Join or Die Knives
In Brent Stubblefield’s hands, a bit of charred barrel oak from a brewery or even a baseball bat can be transformed into the handle of one of his custom knives. “I like to do that, because it’s something like an heirloom item right away,” says the 35-year-old Alabama native. Recent commissions have included a pair of knives with handles crafted from deer antlers for a newlywed couple and a set with handles made from brandy barrels for a party of groomsmen. And though the length, size, steel and the geometry of the blades are all different, all of the self-taught knifemaker’s pieces begin with a conversation, and a sketch. “Just like you’d talk about a renovation project or any sort of custom build,” he explains. Which fits, considering Stubblefield describes his approach as more akin to creating sculpture than straight up milling and machining. Stubblefield makes all-purpose knives with longer blades for the outdoorsman as well as kitchen cutlery, pocketknives and even a small knife that can be worn around the neck as a pendant. $100-$500. JoinOrDieKnives.com
Natural Bug Spray, Richmond
Photo by Liz Brower
“My bug spray came from a desire to create something that was as effective as it was lovely,” says master aesthetician and certified massage therapist Tricia Boor, founder of APOTHEC, a line of all natural bath, body and home products. Boor’s natural bug repellant—which smells more like perfume than serious insect killer—combines essential oils like eucalyptus-lemon, lemongrass, red thyme, geranium and basil with healing and inflammation reducing ingredients like lavender, chamomile, witch hazel, coconut oil, aloe vera and castor oil. First developed for a loyal following of clients traveling abroad to mosquito-prone locales, Boor’s bug spray—like all of her products, which include lotions, body soufflés, herbal infused oils and mists—has multiple uses. It can be safely sprayed on plants and on countertops to repel bugs and used to cool and relieve bee stings and other rash-inducing insect bites. This spring, the line of bug spray will expand to include a lotion, salve and a kitchen counter cleaner. Says Boor, “You smell good, it feels good, it hydrates your body and it’s a healer.” $22 for an 8-ounce bottle. ShopApothec.com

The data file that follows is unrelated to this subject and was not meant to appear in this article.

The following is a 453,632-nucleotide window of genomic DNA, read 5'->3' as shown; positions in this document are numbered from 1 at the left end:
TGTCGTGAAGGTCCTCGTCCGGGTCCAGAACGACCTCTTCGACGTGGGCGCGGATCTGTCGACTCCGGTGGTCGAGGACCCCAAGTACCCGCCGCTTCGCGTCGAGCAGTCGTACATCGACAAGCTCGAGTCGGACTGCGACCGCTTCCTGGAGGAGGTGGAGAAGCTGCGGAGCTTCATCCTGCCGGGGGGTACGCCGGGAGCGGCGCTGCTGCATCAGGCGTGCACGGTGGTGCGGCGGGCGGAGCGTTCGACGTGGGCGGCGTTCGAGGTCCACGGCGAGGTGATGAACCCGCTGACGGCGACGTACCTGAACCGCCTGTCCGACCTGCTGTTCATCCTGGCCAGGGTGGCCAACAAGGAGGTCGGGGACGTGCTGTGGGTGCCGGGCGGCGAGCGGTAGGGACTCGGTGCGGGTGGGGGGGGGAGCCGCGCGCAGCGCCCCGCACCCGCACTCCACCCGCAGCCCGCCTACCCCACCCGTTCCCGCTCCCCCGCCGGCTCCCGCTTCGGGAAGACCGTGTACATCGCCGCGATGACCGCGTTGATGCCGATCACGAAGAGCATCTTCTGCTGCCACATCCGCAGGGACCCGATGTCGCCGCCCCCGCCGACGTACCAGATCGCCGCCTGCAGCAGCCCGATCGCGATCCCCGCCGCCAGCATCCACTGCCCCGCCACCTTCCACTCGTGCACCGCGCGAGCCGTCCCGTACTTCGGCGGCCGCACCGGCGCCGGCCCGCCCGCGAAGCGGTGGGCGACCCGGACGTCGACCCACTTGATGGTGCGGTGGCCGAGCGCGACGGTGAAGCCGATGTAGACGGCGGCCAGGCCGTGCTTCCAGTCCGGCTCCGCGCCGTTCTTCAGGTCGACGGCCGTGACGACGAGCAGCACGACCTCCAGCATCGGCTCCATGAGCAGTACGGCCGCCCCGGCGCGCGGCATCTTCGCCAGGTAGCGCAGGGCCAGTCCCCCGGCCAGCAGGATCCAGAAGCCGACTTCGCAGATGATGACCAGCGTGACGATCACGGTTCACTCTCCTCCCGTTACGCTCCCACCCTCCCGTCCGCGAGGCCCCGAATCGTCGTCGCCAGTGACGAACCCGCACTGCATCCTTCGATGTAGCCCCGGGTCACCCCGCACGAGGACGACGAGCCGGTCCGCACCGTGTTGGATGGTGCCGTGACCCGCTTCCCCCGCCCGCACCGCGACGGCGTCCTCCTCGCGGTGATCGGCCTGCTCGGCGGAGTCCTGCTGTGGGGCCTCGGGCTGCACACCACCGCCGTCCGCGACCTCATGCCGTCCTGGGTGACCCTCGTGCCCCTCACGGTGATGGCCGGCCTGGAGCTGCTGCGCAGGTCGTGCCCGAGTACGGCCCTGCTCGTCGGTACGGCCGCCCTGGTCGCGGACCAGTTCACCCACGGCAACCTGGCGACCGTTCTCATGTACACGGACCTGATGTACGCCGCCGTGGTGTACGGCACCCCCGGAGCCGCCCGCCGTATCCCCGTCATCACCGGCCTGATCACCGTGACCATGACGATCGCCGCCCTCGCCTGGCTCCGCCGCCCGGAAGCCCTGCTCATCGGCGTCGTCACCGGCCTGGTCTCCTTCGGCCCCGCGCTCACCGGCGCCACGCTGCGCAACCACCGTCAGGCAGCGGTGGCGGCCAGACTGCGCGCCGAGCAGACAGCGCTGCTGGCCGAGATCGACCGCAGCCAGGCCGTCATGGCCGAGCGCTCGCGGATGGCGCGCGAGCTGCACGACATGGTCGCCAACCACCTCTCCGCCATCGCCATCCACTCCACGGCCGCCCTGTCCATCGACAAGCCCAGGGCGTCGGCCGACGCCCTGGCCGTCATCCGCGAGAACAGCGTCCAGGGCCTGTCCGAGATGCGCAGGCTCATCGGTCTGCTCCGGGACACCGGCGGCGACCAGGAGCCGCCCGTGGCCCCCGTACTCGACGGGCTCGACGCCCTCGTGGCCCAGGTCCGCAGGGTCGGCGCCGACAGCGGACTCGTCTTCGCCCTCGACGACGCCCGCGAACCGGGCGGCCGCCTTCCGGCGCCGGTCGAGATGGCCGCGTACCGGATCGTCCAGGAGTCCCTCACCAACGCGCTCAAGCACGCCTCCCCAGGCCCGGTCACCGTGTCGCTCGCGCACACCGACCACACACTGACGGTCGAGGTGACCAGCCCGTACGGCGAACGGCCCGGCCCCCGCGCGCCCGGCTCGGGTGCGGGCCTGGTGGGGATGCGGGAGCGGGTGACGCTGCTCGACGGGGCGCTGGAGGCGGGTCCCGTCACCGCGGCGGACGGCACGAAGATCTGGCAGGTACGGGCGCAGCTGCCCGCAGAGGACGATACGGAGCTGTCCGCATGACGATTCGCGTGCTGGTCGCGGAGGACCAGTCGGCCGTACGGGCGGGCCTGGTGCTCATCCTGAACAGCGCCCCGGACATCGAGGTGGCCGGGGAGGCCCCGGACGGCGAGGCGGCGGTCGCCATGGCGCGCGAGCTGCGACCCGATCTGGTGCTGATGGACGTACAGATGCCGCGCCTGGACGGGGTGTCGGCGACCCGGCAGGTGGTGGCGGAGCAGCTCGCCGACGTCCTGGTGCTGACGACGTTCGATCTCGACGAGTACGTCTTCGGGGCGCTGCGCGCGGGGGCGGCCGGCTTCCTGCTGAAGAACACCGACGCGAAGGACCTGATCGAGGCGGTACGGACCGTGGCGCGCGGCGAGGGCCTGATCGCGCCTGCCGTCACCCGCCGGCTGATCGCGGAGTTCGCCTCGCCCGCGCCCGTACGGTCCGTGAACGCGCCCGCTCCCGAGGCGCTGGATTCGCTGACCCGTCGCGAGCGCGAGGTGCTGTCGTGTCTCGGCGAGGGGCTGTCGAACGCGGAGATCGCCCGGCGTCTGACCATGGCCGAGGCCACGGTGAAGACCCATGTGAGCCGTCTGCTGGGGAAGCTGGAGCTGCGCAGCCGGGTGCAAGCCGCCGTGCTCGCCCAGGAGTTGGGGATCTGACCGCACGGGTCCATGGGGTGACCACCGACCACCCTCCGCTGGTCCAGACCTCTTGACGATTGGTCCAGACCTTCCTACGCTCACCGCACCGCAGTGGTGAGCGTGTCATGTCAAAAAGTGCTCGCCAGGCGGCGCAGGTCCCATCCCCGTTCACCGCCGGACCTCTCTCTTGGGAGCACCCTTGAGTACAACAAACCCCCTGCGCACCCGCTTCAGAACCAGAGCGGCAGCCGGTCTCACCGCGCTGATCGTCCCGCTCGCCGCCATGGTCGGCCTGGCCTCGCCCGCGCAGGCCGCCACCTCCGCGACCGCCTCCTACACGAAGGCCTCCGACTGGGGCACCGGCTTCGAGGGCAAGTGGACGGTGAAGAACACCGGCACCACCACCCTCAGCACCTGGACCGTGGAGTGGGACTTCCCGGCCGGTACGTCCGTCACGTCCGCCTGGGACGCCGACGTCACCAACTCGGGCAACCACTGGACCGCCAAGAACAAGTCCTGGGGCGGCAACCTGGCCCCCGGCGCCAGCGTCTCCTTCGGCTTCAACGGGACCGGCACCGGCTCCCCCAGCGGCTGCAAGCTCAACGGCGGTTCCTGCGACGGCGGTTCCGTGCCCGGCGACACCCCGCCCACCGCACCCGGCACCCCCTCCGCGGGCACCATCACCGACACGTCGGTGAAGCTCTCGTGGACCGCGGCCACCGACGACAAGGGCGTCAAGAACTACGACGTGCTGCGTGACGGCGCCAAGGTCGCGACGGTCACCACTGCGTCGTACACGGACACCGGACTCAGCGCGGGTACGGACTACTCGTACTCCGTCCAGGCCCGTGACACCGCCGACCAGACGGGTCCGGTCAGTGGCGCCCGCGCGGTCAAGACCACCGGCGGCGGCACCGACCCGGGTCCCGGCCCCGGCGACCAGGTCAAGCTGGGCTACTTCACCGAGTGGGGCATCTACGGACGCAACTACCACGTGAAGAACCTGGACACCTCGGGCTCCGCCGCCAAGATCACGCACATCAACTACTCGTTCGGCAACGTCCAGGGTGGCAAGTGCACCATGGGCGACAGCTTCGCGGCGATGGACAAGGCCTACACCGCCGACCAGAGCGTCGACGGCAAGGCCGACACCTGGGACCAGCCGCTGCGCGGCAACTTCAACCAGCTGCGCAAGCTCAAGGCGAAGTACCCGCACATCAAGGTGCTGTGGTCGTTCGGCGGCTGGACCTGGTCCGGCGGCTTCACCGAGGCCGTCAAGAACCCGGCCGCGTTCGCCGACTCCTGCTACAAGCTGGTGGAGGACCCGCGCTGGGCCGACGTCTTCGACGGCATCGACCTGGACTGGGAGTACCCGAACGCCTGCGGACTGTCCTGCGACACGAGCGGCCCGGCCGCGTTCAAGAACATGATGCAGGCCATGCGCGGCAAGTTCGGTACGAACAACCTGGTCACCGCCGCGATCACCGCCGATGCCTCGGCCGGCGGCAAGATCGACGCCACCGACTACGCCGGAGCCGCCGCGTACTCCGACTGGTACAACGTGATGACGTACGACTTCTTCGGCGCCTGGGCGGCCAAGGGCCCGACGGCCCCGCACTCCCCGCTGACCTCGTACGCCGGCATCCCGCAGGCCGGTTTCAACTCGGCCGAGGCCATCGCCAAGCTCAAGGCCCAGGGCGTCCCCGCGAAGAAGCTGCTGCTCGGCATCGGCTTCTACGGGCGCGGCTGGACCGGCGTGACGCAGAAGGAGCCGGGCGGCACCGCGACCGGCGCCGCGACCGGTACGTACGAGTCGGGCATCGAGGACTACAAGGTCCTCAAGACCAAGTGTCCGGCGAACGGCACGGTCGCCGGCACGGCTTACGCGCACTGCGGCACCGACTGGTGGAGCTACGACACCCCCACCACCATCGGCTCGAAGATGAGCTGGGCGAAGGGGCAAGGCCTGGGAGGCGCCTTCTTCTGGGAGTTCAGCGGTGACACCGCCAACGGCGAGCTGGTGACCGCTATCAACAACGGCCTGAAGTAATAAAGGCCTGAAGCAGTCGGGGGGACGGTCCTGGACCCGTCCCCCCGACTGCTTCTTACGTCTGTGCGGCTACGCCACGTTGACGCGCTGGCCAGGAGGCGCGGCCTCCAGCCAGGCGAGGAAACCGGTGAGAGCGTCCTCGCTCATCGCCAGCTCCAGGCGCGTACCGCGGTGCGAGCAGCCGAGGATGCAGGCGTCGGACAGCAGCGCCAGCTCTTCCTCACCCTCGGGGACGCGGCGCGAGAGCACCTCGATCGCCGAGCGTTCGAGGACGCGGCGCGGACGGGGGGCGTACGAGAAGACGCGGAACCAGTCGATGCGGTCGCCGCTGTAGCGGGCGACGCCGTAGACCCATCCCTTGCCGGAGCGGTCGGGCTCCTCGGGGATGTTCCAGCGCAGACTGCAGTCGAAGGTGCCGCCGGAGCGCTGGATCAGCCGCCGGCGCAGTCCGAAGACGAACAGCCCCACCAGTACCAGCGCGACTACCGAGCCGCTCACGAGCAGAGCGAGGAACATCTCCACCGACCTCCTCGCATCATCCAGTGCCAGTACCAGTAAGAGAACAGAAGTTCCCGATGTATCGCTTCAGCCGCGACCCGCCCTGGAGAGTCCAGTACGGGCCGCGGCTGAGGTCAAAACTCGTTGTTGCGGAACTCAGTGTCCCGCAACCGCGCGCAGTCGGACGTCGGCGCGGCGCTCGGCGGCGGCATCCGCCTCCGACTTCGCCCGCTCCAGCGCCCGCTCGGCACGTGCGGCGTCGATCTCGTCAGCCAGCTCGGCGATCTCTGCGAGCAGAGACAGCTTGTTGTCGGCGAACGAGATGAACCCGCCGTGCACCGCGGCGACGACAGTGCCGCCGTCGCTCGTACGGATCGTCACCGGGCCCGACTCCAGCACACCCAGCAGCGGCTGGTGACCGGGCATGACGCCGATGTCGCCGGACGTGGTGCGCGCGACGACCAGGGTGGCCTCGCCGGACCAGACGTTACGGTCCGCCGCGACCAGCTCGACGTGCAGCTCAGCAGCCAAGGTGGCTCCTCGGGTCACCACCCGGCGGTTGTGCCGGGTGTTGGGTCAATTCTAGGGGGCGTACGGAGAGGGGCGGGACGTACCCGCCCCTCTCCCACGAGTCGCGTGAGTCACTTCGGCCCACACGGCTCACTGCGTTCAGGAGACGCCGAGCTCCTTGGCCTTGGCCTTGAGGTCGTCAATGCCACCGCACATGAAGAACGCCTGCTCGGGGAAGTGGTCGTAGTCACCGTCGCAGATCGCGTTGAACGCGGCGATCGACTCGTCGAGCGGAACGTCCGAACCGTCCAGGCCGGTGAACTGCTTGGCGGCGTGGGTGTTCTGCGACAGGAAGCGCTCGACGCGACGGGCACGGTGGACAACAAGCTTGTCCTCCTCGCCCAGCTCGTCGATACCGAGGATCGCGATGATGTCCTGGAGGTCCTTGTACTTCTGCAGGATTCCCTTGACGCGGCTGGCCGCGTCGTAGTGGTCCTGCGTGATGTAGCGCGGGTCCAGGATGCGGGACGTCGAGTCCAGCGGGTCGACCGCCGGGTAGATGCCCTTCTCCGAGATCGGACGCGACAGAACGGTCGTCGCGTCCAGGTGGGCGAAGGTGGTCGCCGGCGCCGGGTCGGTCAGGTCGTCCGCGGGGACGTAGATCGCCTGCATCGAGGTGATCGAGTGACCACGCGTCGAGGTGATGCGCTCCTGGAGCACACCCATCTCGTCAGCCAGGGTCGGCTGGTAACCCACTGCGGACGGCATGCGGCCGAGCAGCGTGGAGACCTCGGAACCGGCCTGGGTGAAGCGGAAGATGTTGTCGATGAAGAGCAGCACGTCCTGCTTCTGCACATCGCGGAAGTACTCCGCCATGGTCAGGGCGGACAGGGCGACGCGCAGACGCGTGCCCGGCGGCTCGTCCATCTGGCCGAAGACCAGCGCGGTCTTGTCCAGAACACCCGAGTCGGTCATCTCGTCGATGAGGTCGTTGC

See all of our Made in Virginia 2016 Award winners!
Andrea Donnelly Studio, Richmond
Loopy Scoops, Haymarket (category winner)
JM Stock Provisions, Charlottesville and Richmond
Ula Tortilla, Afton
Virginia Chutney, Flint Hill
Mother Shrub, Richmond (category winner)
Vitae Rum, Charlottesville
Big Fish Cider Co., Monterey
Copper Fox Distillery, Sperryville
Jake's Clay Art, Waynesboro (category winner)
Blanc Creatives, Charlottesville
Jaeger & Ernst, Barboursville
Winners were selected by the editors from among hundreds of submissions received earlier this year.
Click here to see 2015 winners.
Click here to see 2014 winners.
Click here to see 2013 winners.
Click here to see 2012 winners.